Consumer Reports has withheld a recommendation for the Verizon iPhone 4, just as it did with the AT&T version back in July. The publication cites the same “death grip” on the antenna that arises when skin comes in contact with an exposed portion of the metal band surrounding the phone.
Says Consumer Reports:
“The problem is similar to the one we confirmed in July with the AT&T version of Apple’s newest smart phone. It can occur when you hold either version of the phone in a specific but quite natural way in which a gap in the phone’s external casing is covered. The phone performs superbly in most other respects, and using the iPhone 4 with a case can alleviate the problem…
…As with our tests of the AT&T iPhone 4, putting a finger across one particular gap—the one on the lower left side—caused performance to decline. Bridging this gap is easy to do inadvertently, especially when the phone is in your palm, which might readily and continuously cover the gap during a call.”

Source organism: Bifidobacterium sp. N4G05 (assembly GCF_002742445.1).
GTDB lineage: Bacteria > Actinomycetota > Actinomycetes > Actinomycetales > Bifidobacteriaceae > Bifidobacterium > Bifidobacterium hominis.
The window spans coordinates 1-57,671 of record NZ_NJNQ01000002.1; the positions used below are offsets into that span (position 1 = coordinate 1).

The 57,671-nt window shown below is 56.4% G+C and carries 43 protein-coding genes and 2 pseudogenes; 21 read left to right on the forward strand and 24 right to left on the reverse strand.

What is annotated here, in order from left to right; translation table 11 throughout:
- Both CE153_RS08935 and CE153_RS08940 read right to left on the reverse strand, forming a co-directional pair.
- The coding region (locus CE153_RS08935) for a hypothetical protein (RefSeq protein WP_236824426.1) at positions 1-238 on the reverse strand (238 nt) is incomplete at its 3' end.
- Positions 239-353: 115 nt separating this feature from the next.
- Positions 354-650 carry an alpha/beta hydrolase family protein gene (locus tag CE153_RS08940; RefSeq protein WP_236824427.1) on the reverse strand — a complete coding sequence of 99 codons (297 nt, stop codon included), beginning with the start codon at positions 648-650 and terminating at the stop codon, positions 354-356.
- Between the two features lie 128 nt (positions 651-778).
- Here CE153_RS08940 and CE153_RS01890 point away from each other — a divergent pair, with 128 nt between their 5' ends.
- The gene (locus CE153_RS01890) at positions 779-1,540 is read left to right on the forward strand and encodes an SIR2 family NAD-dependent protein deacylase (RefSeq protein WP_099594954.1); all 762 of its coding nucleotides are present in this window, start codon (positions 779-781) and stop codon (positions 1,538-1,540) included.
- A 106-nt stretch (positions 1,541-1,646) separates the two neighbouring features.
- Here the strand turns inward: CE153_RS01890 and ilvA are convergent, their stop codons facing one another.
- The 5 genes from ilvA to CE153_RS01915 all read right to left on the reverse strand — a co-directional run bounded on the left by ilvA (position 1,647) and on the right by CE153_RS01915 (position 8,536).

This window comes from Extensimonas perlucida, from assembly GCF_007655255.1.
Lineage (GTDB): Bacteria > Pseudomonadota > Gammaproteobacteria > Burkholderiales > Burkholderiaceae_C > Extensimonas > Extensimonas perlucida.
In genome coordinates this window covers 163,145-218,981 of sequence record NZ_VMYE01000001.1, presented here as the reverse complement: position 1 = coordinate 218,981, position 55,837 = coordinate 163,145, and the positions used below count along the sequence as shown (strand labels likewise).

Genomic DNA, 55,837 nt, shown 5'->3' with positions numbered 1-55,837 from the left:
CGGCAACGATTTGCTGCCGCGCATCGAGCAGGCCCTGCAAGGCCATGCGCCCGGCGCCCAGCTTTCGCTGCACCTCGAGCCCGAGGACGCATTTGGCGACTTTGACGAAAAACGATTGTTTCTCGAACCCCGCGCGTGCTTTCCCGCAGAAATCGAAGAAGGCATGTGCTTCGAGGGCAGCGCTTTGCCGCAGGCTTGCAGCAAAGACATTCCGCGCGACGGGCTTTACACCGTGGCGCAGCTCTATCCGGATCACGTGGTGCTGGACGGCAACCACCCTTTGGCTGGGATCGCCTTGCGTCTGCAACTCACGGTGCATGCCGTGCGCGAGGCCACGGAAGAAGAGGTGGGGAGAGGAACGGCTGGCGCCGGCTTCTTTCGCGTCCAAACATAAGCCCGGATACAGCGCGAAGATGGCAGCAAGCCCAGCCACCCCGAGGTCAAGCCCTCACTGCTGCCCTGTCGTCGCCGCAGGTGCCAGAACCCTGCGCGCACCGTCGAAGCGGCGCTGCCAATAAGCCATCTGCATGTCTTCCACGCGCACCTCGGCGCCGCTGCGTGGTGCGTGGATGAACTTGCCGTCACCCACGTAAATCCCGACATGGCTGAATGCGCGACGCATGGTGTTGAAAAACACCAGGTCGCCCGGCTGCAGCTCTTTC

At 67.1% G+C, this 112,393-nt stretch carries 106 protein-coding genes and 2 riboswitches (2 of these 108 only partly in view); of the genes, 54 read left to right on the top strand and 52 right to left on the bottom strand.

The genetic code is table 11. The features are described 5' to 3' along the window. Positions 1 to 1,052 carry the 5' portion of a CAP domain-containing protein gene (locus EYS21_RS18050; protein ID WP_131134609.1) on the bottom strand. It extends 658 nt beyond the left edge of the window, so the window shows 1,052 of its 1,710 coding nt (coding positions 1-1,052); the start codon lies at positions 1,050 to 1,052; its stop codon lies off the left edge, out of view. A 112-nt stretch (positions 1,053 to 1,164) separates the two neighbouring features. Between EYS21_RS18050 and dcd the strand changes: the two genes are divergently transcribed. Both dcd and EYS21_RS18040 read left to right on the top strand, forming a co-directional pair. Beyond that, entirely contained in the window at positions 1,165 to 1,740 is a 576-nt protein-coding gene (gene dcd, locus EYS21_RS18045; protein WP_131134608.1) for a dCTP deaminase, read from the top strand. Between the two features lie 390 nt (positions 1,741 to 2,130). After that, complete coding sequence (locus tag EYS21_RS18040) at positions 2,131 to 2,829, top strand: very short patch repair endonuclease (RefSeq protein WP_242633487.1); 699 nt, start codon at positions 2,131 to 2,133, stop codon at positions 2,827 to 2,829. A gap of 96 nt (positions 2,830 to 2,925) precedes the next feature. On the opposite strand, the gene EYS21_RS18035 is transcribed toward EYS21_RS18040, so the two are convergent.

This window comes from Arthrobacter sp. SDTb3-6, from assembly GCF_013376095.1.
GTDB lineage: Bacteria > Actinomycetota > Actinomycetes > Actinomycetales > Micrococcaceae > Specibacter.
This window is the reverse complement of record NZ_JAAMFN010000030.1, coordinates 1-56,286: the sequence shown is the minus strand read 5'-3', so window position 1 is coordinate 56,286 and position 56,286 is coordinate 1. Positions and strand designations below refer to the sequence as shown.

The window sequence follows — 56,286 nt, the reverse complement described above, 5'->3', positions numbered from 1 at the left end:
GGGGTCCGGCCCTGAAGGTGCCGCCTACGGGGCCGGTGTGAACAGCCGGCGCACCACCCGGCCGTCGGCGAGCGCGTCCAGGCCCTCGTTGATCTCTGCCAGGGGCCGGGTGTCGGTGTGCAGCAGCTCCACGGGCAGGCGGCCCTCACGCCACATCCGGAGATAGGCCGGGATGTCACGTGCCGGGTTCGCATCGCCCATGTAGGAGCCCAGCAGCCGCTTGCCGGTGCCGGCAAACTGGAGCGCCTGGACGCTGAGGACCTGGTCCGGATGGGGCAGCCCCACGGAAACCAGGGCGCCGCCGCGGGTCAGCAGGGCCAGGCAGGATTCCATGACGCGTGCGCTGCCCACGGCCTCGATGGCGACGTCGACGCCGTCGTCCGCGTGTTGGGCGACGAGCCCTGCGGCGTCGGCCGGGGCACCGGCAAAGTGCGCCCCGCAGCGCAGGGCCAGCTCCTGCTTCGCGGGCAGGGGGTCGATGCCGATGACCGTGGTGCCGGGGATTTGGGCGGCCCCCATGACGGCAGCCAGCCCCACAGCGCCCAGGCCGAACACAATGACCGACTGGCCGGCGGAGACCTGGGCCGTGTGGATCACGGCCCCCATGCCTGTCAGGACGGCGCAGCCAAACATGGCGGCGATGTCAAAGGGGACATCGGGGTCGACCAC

Anecdotally, people don’t seem to be complaining as much about this issue with the Verizon version, and a report from earlier this month claiming that the issue still persisted demonstrated what appeared to be a much more aggressive grip on the Verizon version in order to degrade the signal.
However, as Consumer Reports points out, “Holding the Verizon iPhone 4 in a specific but quite natural way can cause dropped calls in weak signal conditions, our tests found.”
That may be the difference right there: the weak signal conditions. The report points out that after about 15 seconds in the death grip position, “the iPhone eventually dropped calls when touched at very low signal strength—that is, at levels of around one bar in the phone’s signal-strength meter.”
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